Absoluter Wert in Kants Grundlegung zur Metaphysik der SittenAbstract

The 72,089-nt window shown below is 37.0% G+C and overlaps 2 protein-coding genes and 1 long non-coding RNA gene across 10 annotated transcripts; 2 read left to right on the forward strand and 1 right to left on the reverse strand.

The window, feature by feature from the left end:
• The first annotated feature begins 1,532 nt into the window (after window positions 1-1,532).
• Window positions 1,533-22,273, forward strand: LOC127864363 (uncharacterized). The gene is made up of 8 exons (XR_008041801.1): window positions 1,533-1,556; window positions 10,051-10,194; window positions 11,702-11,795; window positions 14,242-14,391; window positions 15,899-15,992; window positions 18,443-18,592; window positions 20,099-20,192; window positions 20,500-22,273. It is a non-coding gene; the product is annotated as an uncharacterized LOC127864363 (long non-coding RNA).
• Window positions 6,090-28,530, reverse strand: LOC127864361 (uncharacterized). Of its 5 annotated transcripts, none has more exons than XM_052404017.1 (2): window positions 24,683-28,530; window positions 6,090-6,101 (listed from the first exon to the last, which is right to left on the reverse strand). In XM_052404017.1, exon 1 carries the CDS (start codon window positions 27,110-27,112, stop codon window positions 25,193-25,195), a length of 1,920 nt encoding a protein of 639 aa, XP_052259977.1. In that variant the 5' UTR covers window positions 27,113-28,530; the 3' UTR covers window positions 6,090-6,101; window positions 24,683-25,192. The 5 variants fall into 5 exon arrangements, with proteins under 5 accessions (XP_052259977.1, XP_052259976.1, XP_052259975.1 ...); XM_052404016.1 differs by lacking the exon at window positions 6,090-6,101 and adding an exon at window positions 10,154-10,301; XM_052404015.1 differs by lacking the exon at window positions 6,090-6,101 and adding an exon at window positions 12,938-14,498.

In the second section of the Groundwork for the Metaphysics of Morals, Kant introduces the concept of an end in itself and defines it as something whose existence has an absolute value. He continues with the assertion that the ground of a possible categorical imperative lies solely in this end in itself. Now Kant, in his remarks on the realm of ends, also operates with the notions of an end in itself and absolute value — seemingly in a different way, however. Thus, in the remarks on the realm of ends, the rational being becomes an end in itself through its real moral willing and acting, both of which presuppose the validity of the categorical imperative. Basically, the difference in the ways of using the concepts of absolute value and an end in itself consists in the fact that in the first case both serve as precondition for the categorical imperative’s validity, whereas in the passages concerning the realm of ends both are a consequence of its validity. At first glance we therefore must register an inconsistent use of both terms. In what follows, I aim to show that the assumption of such a putative inconsistency expresses a misleading understanding of the internal structure of the end in itself rather than a real problem in Kant’s way of arguing. The present study tries to solve this supposed problem of inconsistency by sketching a more appropriate understanding of the internal structure of the end in itself.